SC

SC Labor Participation Stuck At Record Low

Palmetto State’s employment situation continues to hold back our economy, its citizens …

THE ERA OF BIG “REPUBLICAN” RULE CONTINUES TO BE A DISASTER FOR SOUTH CAROLINA WORKERS …

For the third month in a row, labor participation in South Carolina remained at a record low in February … the latest month for which data is available.

According to numbers released by the U.S. Bureau of Labor Statistics (BLS), the Palmetto State’s labor participation rate in February stood at 58.3 percent – unchanged from January and December’s record low prints.  That’s down 0.4 percent from last February, governor Henry McMaster’s first full month in office.

Since last August, South Carolina has had the sixth-worst labor participation rate in the nation – meaning our workforce is one of the smallest in the nation as a percentage of our state’s working age population.  So while politicians have touted a low unemployment rate, they haven’t told us the real story … that far too few South Carolinians are part of the labor force.

Under former governor Nikki Haley, labor participation peaked at 60.3 percent between May and September 2011.  In May of 2012, however, it dipped below 60 percent – and has remained below this key demarcation line ever since.  By contrast, this measure reached as high as 68.5 percent during the early 1990s.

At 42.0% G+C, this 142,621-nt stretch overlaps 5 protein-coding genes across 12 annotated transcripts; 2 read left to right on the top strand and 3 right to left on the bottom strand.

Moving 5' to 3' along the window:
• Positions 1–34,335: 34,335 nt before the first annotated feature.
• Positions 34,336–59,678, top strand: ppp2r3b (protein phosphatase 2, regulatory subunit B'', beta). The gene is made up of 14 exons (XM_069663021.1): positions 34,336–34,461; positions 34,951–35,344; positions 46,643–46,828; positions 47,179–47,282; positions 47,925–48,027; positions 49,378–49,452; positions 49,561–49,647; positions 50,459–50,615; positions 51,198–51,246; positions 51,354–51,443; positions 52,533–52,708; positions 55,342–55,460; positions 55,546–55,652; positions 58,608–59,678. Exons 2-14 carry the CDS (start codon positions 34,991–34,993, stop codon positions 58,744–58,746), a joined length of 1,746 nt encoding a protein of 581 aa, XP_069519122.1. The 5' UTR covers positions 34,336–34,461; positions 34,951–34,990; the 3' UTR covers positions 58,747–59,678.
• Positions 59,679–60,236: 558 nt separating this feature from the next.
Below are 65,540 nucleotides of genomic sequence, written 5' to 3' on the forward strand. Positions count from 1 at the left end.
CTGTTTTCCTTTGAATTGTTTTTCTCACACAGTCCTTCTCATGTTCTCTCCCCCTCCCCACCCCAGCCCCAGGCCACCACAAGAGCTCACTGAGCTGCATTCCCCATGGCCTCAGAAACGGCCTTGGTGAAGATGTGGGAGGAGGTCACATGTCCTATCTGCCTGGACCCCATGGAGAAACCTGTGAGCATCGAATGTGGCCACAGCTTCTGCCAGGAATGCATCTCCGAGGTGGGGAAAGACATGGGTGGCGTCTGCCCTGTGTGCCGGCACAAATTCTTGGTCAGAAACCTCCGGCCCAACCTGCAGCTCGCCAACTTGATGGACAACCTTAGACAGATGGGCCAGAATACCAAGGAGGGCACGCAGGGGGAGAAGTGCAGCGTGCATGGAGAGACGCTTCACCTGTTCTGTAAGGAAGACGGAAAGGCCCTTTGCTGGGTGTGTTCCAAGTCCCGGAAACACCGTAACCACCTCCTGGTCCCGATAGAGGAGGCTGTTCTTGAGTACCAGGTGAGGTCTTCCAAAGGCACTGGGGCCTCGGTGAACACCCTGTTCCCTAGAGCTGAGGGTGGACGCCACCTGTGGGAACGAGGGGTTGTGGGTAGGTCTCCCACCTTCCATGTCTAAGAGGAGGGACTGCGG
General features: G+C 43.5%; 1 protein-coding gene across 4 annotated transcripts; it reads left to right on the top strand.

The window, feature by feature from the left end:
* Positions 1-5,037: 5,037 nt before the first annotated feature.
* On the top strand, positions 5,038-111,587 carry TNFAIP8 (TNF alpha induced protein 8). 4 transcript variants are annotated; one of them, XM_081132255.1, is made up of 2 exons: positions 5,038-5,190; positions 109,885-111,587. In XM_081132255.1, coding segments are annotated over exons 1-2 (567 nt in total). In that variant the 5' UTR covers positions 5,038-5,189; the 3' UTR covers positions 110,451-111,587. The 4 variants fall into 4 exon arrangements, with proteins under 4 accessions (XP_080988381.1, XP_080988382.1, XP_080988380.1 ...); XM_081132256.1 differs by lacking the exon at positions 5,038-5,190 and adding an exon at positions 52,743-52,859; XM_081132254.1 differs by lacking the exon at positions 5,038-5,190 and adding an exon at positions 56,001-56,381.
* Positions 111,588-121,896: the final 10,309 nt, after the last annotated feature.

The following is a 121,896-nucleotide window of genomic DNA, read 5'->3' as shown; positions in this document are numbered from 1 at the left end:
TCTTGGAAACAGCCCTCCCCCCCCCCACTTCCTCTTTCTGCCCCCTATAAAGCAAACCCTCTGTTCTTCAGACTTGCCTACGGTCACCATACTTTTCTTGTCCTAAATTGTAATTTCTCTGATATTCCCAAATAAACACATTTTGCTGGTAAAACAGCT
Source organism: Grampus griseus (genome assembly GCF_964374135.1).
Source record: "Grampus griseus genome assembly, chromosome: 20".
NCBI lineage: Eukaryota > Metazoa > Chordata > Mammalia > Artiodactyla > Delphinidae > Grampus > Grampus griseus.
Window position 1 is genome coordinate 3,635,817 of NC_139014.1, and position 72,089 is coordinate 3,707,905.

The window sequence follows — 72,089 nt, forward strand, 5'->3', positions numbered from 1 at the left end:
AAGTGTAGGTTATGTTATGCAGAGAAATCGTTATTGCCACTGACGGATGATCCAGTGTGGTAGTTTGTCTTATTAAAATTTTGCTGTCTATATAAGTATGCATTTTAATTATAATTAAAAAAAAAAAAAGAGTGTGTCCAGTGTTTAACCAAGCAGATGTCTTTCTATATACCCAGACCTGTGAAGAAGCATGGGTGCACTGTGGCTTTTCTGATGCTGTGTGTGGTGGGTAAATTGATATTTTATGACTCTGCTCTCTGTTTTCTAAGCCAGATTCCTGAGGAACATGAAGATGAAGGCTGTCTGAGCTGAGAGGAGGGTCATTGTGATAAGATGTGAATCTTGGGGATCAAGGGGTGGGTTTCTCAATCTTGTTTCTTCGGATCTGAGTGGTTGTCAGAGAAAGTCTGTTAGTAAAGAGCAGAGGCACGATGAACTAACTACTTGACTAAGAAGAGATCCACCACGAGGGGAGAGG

That’s right around the time “Republicans” began taking over state government, incidentally …

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For those of you keeping score at home, the state’s working age population stood at 3,986,188 during the month of February – up 4,427 from January. Meanwhile the state’s labor force stood at 2,324,714 – up 3,481 from January.

The unemployment rate inched up from 4.3 percent to 4.4 percent – but as we’ve previously pointed out this metric is essentially meaningless.  It only accounts for a segment of workers within the labor force.  By contrast, the labor participation rate tracks the size of the workforce itself.

That’s why we report on it … and why we’ve been using our coverage to challenge the Palmetto State’s elected officials to do better for our citizens.

Unfortunately, they have yet to make a right move …

In addition to its weak employment growth, South Carolina is also dealing with historically low income levels and sluggish economic growth.  In fact, what limited income growth our state has experienced in the aftermath of the Great Recession has been sucked up by the top one percent of income earners.

That’s not a “recovery.”

Bottom line?  Until “Republican” leaders break their addiction to big, unaccountable governmentnothing in the Palmetto State is going to change.

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